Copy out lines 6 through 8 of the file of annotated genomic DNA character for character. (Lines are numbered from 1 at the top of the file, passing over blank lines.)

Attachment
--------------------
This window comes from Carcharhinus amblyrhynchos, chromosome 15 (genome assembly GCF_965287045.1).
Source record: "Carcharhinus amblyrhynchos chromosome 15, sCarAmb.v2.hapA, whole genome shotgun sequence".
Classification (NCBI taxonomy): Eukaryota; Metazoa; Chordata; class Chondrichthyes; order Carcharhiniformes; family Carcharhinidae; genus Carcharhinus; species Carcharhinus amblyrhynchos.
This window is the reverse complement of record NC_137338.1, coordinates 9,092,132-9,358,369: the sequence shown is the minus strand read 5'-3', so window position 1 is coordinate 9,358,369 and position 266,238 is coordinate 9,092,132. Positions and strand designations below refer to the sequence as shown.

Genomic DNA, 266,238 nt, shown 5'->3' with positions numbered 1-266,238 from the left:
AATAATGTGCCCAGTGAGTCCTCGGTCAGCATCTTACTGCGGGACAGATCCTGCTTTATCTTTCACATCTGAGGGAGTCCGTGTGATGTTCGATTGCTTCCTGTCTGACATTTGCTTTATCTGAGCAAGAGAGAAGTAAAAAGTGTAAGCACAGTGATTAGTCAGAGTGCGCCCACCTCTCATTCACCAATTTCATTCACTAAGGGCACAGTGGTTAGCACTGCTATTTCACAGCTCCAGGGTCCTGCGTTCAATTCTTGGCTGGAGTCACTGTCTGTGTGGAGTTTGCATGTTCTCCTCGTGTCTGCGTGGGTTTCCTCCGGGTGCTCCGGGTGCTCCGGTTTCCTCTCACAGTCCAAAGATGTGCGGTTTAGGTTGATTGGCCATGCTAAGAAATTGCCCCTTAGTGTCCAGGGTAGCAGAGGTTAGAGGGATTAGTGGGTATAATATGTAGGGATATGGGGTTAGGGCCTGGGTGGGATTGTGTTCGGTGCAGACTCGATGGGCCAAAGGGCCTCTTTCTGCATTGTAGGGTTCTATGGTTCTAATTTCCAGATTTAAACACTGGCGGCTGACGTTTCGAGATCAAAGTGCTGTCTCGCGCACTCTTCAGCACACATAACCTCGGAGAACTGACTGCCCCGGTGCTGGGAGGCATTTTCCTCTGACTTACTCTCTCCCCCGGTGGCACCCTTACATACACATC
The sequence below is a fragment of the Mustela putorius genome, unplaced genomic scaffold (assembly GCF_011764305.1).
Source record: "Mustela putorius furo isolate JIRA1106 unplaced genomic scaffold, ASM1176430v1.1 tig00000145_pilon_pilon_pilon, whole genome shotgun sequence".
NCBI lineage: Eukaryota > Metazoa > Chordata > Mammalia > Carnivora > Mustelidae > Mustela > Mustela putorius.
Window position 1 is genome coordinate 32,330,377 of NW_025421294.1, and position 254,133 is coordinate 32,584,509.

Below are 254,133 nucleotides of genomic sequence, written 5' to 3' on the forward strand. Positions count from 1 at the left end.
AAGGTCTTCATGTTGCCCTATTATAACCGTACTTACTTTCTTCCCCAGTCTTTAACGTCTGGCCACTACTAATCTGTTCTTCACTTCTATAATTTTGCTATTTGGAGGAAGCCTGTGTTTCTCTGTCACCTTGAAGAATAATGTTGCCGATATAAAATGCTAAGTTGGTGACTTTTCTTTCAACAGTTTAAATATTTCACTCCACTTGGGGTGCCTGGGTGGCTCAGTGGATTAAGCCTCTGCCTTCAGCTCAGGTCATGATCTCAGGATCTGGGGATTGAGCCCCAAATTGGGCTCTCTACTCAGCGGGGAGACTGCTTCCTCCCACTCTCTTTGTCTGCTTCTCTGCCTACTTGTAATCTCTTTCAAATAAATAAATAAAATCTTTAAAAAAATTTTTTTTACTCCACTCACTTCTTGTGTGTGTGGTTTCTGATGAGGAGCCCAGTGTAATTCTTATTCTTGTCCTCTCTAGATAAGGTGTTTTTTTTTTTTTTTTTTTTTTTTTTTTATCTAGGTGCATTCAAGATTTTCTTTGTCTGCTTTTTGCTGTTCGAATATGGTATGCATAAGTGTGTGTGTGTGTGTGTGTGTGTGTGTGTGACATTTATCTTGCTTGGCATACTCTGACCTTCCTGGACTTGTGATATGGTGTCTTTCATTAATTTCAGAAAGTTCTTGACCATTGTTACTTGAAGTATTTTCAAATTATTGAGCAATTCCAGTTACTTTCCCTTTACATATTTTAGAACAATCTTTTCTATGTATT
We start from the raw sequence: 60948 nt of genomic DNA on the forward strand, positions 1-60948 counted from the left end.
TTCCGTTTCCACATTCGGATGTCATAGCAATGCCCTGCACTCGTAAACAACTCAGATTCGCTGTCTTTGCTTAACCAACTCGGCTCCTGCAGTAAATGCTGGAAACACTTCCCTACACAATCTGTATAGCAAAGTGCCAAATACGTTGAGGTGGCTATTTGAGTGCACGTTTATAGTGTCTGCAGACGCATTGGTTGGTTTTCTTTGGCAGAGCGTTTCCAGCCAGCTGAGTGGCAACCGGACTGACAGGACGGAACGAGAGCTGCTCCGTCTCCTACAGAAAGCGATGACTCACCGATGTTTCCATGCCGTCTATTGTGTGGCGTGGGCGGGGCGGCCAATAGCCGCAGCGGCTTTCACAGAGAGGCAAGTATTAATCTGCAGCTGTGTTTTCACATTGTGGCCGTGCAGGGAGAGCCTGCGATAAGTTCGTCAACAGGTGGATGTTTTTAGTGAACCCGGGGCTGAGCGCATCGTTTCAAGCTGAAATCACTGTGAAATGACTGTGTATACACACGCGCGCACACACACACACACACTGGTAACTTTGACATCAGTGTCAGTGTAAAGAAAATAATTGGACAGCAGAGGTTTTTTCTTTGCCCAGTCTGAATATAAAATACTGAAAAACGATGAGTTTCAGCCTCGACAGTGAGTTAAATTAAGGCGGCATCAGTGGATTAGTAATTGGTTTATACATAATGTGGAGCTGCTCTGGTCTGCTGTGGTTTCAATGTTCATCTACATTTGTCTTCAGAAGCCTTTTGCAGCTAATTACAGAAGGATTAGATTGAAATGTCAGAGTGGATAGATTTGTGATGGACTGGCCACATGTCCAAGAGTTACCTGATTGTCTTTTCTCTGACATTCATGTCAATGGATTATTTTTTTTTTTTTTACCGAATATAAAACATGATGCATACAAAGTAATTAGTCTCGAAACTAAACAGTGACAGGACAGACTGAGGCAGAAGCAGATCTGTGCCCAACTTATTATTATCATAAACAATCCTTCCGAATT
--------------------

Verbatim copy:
AATAATGTGCCCAGTGAGTCCTCGGTCAGCATCTTACTGCGGGACAGATCCTGCTTTATCTTTCACATCTGAGGGAGTCCGTGTGATGTTCGATTGCTTCCTGTCTGACATTTGCTTTATCTGAGCAAGAGAGAAGTAAAAAGTGTAAGCACAGTGATTAGTCAGAGTGCGCCCACCTCTCATTCACCAATTTCATTCACTAAGGGCACAGTGGTTAGCACTGCTATTTCACAGCTCCAGGGTCCTGCGTTCAATTCTTGGCTGGAGTCACTGTCTGTGTGGAGTTTGCATGTTCTCCTCGTGTCTGCGTGGGTTTCCTCCGGGTGCTCCGGGTGCTCCGGTTTCCTCTCACAGTCCAAAGATGTGCGGTTTAGGTTGATTGGCCATGCTAAGAAATTGCCCCTTAGTGTCCAGGGTAGCAGAGGTTAGAGGGATTAGTGGGTATAATATGTAGGGATATGGGGTTAGGGCCTGGGTGGGATTGTGTTCGGTGCAGACTCGATGGGCCAAAGGGCCTCTTTCTGCATTGTAGGGTTCTATGGTTCTAATTTCCAGATTTAAACACTGGCGGCTGACGTTTCGAGATCAAAGTGCTGTCTCGCGCACTCTTCAGCACACATAACCTCGGAGAACTGACTGCCCCGGTGCTGGGAGGCATTTTCCTCTGACTTACTCTCTCCCCCGGTGGCACCCTTACATACACATC
The sequence below is a fragment of the Mustela putorius genome, unplaced genomic scaffold (assembly GCF_011764305.1).
Source record: "Mustela putorius furo isolate JIRA1106 unplaced genomic scaffold, ASM1176430v1.1 tig00000145_pilon_pilon_pilon, whole genome shotgun sequence".